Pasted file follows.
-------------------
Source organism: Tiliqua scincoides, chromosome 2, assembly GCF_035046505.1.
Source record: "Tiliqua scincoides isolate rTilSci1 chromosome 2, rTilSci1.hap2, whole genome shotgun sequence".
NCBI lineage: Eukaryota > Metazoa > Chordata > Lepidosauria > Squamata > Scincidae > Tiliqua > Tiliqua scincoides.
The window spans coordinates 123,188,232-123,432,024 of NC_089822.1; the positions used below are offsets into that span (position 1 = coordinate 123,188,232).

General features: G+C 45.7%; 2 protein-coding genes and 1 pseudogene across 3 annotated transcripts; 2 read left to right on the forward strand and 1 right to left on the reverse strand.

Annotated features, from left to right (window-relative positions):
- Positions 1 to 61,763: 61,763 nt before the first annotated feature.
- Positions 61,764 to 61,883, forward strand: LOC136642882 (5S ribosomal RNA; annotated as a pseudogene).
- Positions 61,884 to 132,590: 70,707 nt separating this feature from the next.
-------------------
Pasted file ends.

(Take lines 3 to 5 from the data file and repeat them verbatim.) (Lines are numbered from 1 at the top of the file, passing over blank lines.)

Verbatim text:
NCBI lineage: Eukaryota > Metazoa > Chordata > Lepidosauria > Squamata > Scincidae > Tiliqua > Tiliqua scincoides.
The window spans coordinates 123,188,232-123,432,024 of NC_089822.1; the positions used below are offsets into that span (position 1 = coordinate 123,188,232).

General features: G+C 45.7%; 2 protein-coding genes and 1 pseudogene across 3 annotated transcripts; 2 read left to right on the forward strand and 1 right to left on the reverse strand.